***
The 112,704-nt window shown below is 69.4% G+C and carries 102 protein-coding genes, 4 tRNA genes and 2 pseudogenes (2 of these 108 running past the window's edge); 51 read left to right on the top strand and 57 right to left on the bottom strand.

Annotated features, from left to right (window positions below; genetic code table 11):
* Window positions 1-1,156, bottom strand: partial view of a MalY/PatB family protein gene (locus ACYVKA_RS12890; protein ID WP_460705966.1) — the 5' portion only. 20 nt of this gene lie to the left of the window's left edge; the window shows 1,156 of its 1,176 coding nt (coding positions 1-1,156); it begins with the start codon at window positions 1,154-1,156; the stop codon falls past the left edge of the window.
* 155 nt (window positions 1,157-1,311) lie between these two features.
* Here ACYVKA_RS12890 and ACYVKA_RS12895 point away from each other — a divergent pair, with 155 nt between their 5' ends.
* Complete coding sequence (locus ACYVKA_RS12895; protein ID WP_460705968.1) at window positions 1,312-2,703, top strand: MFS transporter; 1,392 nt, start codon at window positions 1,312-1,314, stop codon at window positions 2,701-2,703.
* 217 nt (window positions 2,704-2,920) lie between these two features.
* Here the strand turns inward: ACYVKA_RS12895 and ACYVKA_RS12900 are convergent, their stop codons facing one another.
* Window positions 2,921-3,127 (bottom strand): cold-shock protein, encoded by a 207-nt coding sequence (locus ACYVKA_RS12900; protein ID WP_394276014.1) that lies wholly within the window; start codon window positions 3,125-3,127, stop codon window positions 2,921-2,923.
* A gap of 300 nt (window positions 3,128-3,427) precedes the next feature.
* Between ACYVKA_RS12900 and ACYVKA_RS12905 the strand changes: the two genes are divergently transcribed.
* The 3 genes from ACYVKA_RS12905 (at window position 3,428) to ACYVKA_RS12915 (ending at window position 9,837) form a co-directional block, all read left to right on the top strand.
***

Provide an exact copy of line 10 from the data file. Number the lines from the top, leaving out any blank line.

* A gap of 300 nt (window positions 3,128-3,427) precedes the next feature.